• High season: in Mexico is between December and April. This is the driest period in the country. Christmas and Easter are important celebrations and transportation and accommodation are full.
  • Shoulder season: occurs in July and August. It’s a hot period in most of the country except in the Pacific coast, where it rains. 
  • Low season: is from May to June and from September to November. Although May and June can be also warm months. Due to its location, September is the month of hurricanes, so travelers during this time can expect heavy rains


Mexico is a good destination for:

Mexico Entry Requirements

The most important requirement for all visitors is to have a valid passport and request a tourist permit, available upon arrival. This permit will be stamped and should be kept until the traveler leaves Mexico.

Citizens of some countries should also apply for a visa. Before embarking on a trip to Mexico it is advised that travelers check the requirements attached to their nationality.

People who hold a valid visa for the USA are not required to apply for a Mexican visa.


Mexico Country Atractions

The country of Mexico has a wide range of activities, landmarks, and beaches. We know travelers want to know the top attractions in Mexico and we have narrowed down some of the most memorable highlights. Read below to find out where to go.

  1. Palenque: Located in Chiapas, the Palenque temples are surrounded are at the heart of a jungle. A jaw-dropping architectonic structure built by the Mayans.
  2. Mexico City:  México is one of the most populated cities in Latin America and has much to offer to locals and visitors. There are several landmarks worth investing time in. Among them, Palacio de Bellas Artes and the Museo Nacional de Antropología.
  3. Teotihuacán: Once upon a time, Teotihuacán was Mesoamerica’s greatest city. The set of pyramids is located 50 km northeast of Mexico City. It’s pyramids are called Pyramid of the Sun and Pyramid of the Moon. It’s a busy attraction and busiest between 10 in the morning and 2 in the afternoon.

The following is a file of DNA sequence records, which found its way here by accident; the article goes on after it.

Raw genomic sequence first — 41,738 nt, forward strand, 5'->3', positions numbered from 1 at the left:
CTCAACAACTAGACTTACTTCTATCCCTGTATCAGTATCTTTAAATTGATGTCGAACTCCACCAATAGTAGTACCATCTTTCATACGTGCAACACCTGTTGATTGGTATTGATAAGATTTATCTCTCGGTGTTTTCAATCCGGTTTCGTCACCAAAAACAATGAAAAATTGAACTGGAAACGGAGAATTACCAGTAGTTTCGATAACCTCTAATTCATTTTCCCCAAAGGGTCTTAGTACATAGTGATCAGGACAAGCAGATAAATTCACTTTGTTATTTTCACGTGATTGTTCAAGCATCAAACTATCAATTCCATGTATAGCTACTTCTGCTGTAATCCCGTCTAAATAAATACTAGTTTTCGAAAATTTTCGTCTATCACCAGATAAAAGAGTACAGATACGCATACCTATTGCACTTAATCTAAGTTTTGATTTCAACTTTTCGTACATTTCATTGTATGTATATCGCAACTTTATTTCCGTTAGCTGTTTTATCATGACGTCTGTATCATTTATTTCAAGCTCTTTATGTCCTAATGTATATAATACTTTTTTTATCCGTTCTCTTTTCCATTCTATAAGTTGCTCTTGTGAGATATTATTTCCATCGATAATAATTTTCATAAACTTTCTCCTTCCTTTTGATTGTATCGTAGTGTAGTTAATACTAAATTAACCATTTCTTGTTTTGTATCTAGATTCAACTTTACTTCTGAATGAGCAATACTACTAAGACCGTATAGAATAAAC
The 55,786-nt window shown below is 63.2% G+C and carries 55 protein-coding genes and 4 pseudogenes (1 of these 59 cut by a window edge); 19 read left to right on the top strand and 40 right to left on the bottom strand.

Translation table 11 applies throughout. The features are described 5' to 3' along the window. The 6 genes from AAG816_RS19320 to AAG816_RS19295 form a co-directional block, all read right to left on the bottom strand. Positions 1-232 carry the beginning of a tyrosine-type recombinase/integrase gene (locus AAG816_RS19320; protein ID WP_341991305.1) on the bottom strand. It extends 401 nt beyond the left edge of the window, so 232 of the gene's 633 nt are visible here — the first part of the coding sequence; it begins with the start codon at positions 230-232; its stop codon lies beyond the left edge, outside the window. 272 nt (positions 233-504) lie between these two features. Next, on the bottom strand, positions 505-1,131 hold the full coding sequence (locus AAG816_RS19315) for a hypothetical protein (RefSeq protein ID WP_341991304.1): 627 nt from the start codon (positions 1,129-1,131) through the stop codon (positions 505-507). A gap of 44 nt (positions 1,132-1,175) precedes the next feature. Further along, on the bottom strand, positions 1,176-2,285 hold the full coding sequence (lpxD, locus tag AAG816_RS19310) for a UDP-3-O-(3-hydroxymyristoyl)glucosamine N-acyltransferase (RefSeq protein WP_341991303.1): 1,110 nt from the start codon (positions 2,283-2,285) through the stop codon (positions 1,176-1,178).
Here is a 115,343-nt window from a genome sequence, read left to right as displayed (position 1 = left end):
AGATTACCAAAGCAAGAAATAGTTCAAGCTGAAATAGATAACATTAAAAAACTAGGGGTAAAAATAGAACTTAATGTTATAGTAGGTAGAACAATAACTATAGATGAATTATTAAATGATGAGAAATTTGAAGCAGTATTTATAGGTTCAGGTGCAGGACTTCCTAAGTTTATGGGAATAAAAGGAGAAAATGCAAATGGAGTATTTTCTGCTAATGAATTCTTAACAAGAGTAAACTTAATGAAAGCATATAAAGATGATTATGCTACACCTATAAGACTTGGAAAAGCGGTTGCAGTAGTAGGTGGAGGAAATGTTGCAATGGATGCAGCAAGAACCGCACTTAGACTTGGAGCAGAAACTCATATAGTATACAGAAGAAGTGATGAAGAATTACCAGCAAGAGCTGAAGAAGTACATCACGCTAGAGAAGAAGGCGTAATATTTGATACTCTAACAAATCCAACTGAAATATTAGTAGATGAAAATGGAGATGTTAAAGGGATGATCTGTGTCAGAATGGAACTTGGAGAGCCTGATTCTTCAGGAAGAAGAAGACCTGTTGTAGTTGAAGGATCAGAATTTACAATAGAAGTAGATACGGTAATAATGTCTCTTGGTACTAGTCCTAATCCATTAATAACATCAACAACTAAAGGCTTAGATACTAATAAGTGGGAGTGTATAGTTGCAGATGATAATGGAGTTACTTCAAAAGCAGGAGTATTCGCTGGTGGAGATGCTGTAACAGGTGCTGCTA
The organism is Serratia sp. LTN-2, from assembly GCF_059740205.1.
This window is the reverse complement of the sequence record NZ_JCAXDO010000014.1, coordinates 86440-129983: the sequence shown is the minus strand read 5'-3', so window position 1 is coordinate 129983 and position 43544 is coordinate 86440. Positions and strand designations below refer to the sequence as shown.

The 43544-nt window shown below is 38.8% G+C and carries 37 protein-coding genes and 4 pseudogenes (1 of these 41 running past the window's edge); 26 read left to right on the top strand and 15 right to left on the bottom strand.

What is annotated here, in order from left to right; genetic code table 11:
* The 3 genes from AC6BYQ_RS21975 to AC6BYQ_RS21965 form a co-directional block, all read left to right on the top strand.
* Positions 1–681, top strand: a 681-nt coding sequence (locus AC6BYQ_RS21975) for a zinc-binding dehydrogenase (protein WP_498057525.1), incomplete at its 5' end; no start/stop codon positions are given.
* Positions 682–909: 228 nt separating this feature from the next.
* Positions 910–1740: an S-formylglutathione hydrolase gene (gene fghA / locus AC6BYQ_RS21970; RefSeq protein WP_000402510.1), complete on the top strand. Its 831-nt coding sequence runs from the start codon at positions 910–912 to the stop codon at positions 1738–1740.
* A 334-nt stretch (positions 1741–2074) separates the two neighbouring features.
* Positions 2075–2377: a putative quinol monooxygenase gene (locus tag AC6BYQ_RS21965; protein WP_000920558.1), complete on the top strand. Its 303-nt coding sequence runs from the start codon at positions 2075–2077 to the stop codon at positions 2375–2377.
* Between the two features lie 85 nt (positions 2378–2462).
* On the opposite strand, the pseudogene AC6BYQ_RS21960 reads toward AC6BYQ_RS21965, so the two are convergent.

4. Volcán Paricutín: An ideal spot for trekking, this volcano was discovered not too long ago. It’s a young volcano that grew until 1952. Visitors explore the area on foot, but horses are also an option to get near the top.
  5. Nature Reserve in Puerto Peñasco: Named a World Heritage by UNESCO, this nature reserve is in Sonora State, Northwest of Mexico. Over 4 million years beneath the earth, rocks were melted by hot magma creating large subterranean pools of extremely hot liquid. Pressure build up over time and it finally exploded through the desert floor. Today you can see evidence of nature at work.
  6. Chichén Itzá: An ancient Mayan city on the Yucantán Peninsula, history shows that it was a center of power around 600 AD. Most of the original stones remain today. 


Travel Tips

Traveling is, usually, a fun and enriching experience. However, when going to Mexico as a tourist there are a few things you should keep in mind before you book your trip.

  • Yes, it is safe to go to Mexico. There are areas in the country that are dangerous but if you take the necessary precautions, you will be able to enjoy your trip. To ensure your safety, beware of the things you carry and how you carry yourself. Don’t draw attention to yourself with irresponsible behavior.
  • Research the places you want to visit before your trip: México is a beautiful country but it is a large country as well. Check distances between cities, research transport prices and availability. A little research can come a long way.
  • Learn some basic phrases in Spanish before your trip. Words like: thank you and please can make a big difference.
  • Don’t drink the water. We mean it. Tap water is not safe to drink in Mexico, buy bottled purified water.
  • Remember we talked about safety? Watch out for scams, you might be offered things on the street or at the beach.
  • Keep an open mind and try local food, visit markets and connect with people.
  • Convert your money into pesos, US dollars are rarely accepted.
  • Tipping between 10 and 15 percent at restaurants is commom practice, servers rely on tips to survive.